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Posted June 29, 2015

Student Renting: Dealing with Disasters

Had a little damage in your rented accommodation? Had a big disaster and are worried you will lose your rental deposit/bond? Believe it or not, you are not in as much trouble as you may think you are.

Know your contract Your rental agreement/contract will state what happens if there is damage. It may say if the landlord's insurance covers breakages, and may insist that you have home insurance, which then means your insurance company has to pay. Your contract may describe what the landlord has to repair and what you have to repair.

Know your rights Your contract or rental agreement is not set in stone. You have plenty of renter's rights, and under most circumstances they will cover accidental damage. For example, if the pre-installed cooker breaks down because it received a knock, your rights may ensure you do not have to pay for a replacement or repair. Do not trust your rental agreement over your general rights - rights trump specific contracts.

Understand this about landlords and estate agencies While many landlods are great, you will encounter some who are going to try everything to make sure they give you back as little of your deposit/bond as possible. Do your research first before you rent your property and find out what you can do at the very beginning that guarantees you get your deposit back at the end (e.g. making an inventory, taking time/date stamped photos, reporting damages, etc). Try to rent from landlords recommended by other students if possible - if they found them good to work with, chances are you will too!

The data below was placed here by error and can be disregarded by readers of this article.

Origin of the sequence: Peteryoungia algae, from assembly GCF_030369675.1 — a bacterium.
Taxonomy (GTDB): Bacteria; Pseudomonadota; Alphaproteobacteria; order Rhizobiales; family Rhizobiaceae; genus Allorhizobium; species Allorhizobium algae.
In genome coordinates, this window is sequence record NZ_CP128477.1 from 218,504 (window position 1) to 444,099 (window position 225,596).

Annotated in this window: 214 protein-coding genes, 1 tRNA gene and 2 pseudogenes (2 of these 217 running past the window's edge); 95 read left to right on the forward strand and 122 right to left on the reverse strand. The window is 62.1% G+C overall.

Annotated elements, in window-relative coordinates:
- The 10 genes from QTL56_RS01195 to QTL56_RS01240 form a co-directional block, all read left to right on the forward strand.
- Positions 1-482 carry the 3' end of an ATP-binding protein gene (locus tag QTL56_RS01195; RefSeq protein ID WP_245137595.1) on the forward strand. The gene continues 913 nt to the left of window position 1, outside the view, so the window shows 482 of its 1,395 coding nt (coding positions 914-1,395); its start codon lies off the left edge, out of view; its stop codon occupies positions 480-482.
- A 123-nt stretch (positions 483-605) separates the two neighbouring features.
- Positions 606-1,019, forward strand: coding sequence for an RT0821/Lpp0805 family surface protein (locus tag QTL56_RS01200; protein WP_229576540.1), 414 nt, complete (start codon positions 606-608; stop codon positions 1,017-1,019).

There has been a flood in the bathroom This is rather more common than you think. The first thing you should do it take up the carpet (if it is possible) and hang it outside to dry. Watermarks and mould will only accumulate in areas where water has pooled. If you dry out the carpet fully, then it should be fine.

If you cannot take up the carpet, then rent a carpet shampooer. Use the machine to clean your carpet and vacuum up the wetness. If the device is good at what it does, it will remove most of the moisture, and you get a clean carpet too.

You have broken an appliance If it came with the house and it is broken, there is a good chance you can get it replaced or repaired by the landlord. If you broke it doing something stupid, you might find it best to offer to purchase a cheap replacement yourself (that way, you control how much you spend - not your landlord). As a student, you may have to live with a variety of other people, and there are many different types of people in college , but try to pick sensible people that are not accident prone or likely to cause damage through carelessness.

You have damaged a wall Once again, check to see if your contract or estate agency will fix it for you. There is a chance they have insurance that covers accidental damage. If you have made a hole, assuming you haven't damaged the very structure of the building, you can cover the hole. You do not have to study architecture . You can fill the hole with plaster, finish it with smooth plaster and then paint over the area. Let the plaster dry fully first because even slightly damp plaster will make the paint peel and bubble if you paint over it.

It may look a little silly if there is a patch of new paint on your wall. That is why you make a request to your landlord. You say that the walls in whatever room you have damaged are looking a little dank, and ask if you can repaint them at your cost. You then repaint the entire room, going over where there used to be a hole, and your problem is solved. This trick also works if you have stained the walls in a serious way.

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